Tuesday, December 4, 2007

Blog #5 by Rebecca Tirabassi


I Am Not My Hair
by India Arie

Release Date: June 27, 2006
Artist: India Arie
Songwriters: India Arie, Andrew Ramsey, Shannon Sanders

Opening with a quick question about India’s hair, a “beat-box” background, and audience laughter, a jazzy Motown sound sets the tone that this going to be a fun song. Even still, India respectfully preaches the distinct message of an awakened feminist who sings, “I am not my hair.” It includes a solo track mixed with a gospel choir effect and lyrics that tell India’s—and every woman’s—story.

I chose this song because I was more familiar with the artist’s name over most other names on our list, though I had never heard of this song. The lyrics to I Am Not My Hair tell a universal story. And as often happens, when music is added to a message, it becomes memorable, repeatable, and even makes you want to dance, or bob your head and shoulders!

I Am Not My Hair is simply relevant—no matter one’s gender or race—as the opening conversation and choruses ring true to every listener:

[Talking:]
Is that India.Arie? What happened to her hair? Ha ha ha ha ha
Dat dad a dat da [4x] Dad a ooh

[Verse 1]
Little girl with the press and curl
Age eight I got a Jheri curl
Thirteen I got a relaxer
I was a source of so much laughter
At fifteen when it all broke off
Eighteen and went all natural
February two thousand and two
I went and did
What I had to do
Because it was time to change my life
To become the women that I am inside
Ninety-seven dreadlock all gone
I looked in the mirror
For the first time and saw that HEY....

[Chorus]
I am not my hair
I am not this skin
I am not your expectations no no
I am not my hair
I ma not this skin
I am a soul that lives within


At this juncture, India Arie awakens to who she is. . .she is more than her hair! She says what everyone knows, but few act as if they believe! A woman’s hair does not make her less of a friend, or less of a person, or more or less feminine. Neither does a woman’s color (race) define her character or passions or purpose in life. And she closes with a captivating last line in the chorus, “I am a soul that lives within.”

When India moves from self-disclosure to self-discovery, she not only admits she has been living the lie that “you are how you look,” but she is also willing to admit that she must shed the “look” in which she has grown accustom, in order to embrace her true self.

In a brilliant flash of reverse psychology, she tricks those of us who often judge a woman (or any person) by their hair or appearance, reminding us that those who’ve lost their hair due to chemotherapy are NO LESS wonderful, or beautiful, or feminine.

For me, the message in this song is as much about freeing ourselves from judging others by their appearance as it is about freeing ourselves from others’ expectations of us.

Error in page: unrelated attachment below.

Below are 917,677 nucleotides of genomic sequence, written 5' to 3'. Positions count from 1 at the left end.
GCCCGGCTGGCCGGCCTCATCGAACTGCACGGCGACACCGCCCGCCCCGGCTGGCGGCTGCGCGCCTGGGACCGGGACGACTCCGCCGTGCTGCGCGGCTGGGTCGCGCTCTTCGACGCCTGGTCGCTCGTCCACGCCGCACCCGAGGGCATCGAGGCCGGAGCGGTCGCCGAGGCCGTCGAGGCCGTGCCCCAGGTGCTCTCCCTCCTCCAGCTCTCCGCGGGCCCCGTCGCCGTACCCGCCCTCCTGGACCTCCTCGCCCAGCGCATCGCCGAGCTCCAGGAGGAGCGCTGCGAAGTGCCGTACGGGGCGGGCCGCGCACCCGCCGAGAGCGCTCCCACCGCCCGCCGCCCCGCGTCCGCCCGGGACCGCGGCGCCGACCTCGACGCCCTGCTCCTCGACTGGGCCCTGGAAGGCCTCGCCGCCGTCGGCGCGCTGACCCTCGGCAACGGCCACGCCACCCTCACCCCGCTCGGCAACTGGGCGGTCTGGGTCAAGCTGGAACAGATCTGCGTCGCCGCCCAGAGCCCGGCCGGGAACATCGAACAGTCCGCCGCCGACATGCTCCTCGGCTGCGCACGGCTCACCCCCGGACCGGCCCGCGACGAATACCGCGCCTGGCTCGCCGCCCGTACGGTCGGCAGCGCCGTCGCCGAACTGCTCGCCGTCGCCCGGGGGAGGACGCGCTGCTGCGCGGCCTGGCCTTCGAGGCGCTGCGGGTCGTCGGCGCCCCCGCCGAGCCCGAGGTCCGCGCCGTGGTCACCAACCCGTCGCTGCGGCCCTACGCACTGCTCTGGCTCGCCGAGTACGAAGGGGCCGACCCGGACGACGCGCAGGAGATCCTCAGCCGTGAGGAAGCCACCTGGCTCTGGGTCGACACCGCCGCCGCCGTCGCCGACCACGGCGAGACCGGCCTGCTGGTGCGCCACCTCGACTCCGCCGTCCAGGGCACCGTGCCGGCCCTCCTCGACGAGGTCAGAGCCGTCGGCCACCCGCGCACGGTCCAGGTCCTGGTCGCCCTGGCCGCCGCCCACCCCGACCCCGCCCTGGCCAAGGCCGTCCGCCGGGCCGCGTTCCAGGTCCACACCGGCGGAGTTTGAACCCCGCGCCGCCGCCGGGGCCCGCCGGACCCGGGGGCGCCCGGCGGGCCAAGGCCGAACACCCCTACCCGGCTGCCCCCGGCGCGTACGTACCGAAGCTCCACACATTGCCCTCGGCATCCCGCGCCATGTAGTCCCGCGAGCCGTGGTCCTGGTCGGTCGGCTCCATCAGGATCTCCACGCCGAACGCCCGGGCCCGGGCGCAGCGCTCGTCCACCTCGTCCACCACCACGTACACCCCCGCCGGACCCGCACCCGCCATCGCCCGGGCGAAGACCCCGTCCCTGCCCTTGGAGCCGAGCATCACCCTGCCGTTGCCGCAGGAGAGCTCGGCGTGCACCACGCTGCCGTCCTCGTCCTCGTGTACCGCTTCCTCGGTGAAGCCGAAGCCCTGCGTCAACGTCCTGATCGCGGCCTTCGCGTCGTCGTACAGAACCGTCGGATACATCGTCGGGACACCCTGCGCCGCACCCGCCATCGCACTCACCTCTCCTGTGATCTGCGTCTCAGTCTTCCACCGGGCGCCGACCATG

As India continues her story, the following verses and chorus of this song thread allegory with empathy, laughter with tears, and pits truth against the lies of culture: a woman, no matter her race or shape, is not her hair!

[Talking:]
What'd she do to her hair? I don't know it look crazy
I like it. I might do that.
Umm I wouldn't go that far. I know .. ha ha ha ha

[Verse 2]
Good hair means curls and waves
Bad hair means you look like a slave
At the turn of the century
Its time for us to redefine who we be
You can shave it off
Like a South African beauty
Or get in on lock
Like Bob Marley
You can rock it straight
Like Oprah Winfrey
If its not what's on your head
Its what's underneath and say HEY....

[Chorus]

[Bridge]
(Whoa, whoa, whoa)
Does the way I wear my hair make me a better person?
(Whoa, whoa, whoa)
Does the way I wear my hair make me a better friend? Oooh
(Whoa, whoa, whoa)
Does the way I wear my hair determine my integrity?
(Whoa, whoa, whoa)
I am expressing my creativity..
(Whoa, whoa, whoa)

[Verse 3]
Breast Cancer and Chemotherapy
Took away her crown and glory
She promised God if she was to survive
She would enjoy everyday of her life ooh
On national television
Her diamond eyes are sparkling
Bald headed like a full moon shining
Singing out to the whole wide world like HEY...

[Chorus 2x]

[Ad lib]
If I wanna shave it close
Or if I wanna rock locks
That don't take a bit away
From the soul that I got
Dat da da dat da [4x]
If I wanna where it braided
All down my back
I don't see what wrong with that
Dat da da dat da [4x]

[Talking:]
Is that India.Arie?
Ooh look she cut her hair!
I like that, its kinda PHAT
I don't know if I could do it.
But it looks sharp, it looks nice on her
She got a nice shaped head
She got an apple head
I know right?
It's perfect.


In closing, I particularly appreciated how the artist and song writers didn’t use their platform to denigrate others, but inspired individuals of all colors and hairstyles to dig deeper inside and redefine themselves by who they are not by how they look! They gently and joyously give all women permission to remove any outer “masks” (or hairstyles) that are inauthentic and cumbersome and be set free!

India Arie sets the stage and paves the way for all women to sing--I Am Not My Hair!

Free download: You may need download RHAPSODY.com, which is a free player that allows you to hear this selection for free or listen to a free sample of I am not my hair on/at Itunes Store.)

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